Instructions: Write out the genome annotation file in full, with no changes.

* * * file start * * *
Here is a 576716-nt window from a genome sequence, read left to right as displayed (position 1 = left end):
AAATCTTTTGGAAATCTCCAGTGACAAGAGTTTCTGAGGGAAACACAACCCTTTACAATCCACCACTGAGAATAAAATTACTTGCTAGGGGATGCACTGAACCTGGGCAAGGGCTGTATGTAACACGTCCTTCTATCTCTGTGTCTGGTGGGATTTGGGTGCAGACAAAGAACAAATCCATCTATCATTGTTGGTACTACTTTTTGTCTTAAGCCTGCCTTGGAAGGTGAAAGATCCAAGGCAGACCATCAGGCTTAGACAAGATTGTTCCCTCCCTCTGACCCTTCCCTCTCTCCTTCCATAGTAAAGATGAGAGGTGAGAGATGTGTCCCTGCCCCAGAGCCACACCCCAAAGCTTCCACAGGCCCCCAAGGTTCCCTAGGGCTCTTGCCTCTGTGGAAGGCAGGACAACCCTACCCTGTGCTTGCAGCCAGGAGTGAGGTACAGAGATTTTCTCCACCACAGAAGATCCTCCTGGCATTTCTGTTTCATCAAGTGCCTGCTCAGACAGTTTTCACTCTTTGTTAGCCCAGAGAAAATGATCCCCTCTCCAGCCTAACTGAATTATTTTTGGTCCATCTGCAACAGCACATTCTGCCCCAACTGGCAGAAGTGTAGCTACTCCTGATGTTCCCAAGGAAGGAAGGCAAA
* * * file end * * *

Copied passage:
Here is a 576716-nt window from a genome sequence, read left to right as displayed (position 1 = left end):
AAATCTTTTGGAAATCTCCAGTGACAAGAGTTTCTGAGGGAAACACAACCCTTTACAATCCACCACTGAGAATAAAATTACTTGCTAGGGGATGCACTGAACCTGGGCAAGGGCTGTATGTAACACGTCCTTCTATCTCTGTGTCTGGTGGGATTTGGGTGCAGACAAAGAACAAATCCATCTATCATTGTTGGTACTACTTTTTGTCTTAAGCCTGCCTTGGAAGGTGAAAGATCCAAGGCAGACCATCAGGCTTAGACAAGATTGTTCCCTCCCTCTGACCCTTCCCTCTCTCCTTCCATAGTAAAGATGAGAGGTGAGAGATGTGTCCCTGCCCCAGAGCCACACCCCAAAGCTTCCACAGGCCCCCAAGGTTCCCTAGGGCTCTTGCCTCTGTGGAAGGCAGGACAACCCTACCCTGTGCTTGCAGCCAGGAGTGAGGTACAGAGATTTTCTCCACCACAGAAGATCCTCCTGGCATTTCTGTTTCATCAAGTGCCTGCTCAGACAGTTTTCACTCTTTGTTAGCCCAGAGAAAATGATCCCCTCTCCAGCCTAACTGAATTATTTTTGGTCCATCTGCAACAGCACATTCTGCCCCAACTGGCAGAAGTGTAGCTACTCCTGATGTTCCCAAGGAAGGAAGGCAAA